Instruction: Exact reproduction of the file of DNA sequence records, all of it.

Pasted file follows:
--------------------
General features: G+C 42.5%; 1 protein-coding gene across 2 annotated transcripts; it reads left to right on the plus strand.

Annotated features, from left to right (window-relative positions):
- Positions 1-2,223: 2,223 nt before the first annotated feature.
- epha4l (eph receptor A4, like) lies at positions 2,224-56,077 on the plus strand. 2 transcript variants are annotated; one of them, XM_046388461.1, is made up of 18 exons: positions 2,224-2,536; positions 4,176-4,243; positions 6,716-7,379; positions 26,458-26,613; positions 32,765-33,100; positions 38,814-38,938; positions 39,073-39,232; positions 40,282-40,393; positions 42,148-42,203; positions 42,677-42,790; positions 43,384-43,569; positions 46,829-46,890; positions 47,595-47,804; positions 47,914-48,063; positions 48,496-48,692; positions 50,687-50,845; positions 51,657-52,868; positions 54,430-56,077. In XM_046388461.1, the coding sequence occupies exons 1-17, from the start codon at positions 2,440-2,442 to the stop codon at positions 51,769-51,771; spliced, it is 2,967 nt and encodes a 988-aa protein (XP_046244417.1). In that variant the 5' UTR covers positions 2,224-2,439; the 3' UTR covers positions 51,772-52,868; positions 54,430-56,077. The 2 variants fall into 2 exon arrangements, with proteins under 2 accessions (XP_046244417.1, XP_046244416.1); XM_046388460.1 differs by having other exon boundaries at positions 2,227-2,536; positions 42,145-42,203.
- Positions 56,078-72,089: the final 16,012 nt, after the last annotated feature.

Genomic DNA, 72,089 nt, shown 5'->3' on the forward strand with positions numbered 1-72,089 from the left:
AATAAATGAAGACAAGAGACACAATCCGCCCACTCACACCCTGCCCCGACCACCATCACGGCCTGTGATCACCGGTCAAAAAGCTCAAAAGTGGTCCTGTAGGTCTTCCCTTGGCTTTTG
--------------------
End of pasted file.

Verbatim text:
General features: G+C 42.5%; 1 protein-coding gene across 2 annotated transcripts; it reads left to right on the plus strand.

Annotated features, from left to right (window-relative positions):
- Positions 1-2,223: 2,223 nt before the first annotated feature.
- epha4l (eph receptor A4, like) lies at positions 2,224-56,077 on the plus strand. 2 transcript variants are annotated; one of them, XM_046388461.1, is made up of 18 exons: positions 2,224-2,536; positions 4,176-4,243; positions 6,716-7,379; positions 26,458-26,613; positions 32,765-33,100; positions 38,814-38,938; positions 39,073-39,232; positions 40,282-40,393; positions 42,148-42,203; positions 42,677-42,790; positions 43,384-43,569; positions 46,829-46,890; positions 47,595-47,804; positions 47,914-48,063; positions 48,496-48,692; positions 50,687-50,845; positions 51,657-52,868; positions 54,430-56,077. In XM_046388461.1, the coding sequence occupies exons 1-17, from the start codon at positions 2,440-2,442 to the stop codon at positions 51,769-51,771; spliced, it is 2,967 nt and encodes a 988-aa protein (XP_046244417.1). In that variant the 5' UTR covers positions 2,224-2,439; the 3' UTR covers positions 51,772-52,868; positions 54,430-56,077. The 2 variants fall into 2 exon arrangements, with proteins under 2 accessions (XP_046244417.1, XP_046244416.1); XM_046388460.1 differs by having other exon boundaries at positions 2,227-2,536; positions 42,145-42,203.
- Positions 56,078-72,089: the final 16,012 nt, after the last annotated feature.

Genomic DNA, 72,089 nt, shown 5'->3' on the forward strand with positions numbered 1-72,089 from the left:
AATAAATGAAGACAAGAGACACAATCCGCCCACTCACACCCTGCCCCGACCACCATCACGGCCTGTGATCACCGGTCAAAAAGCTCAAAAGTGGTCCTGTAGGTCTTCCCTTGGCTTTTG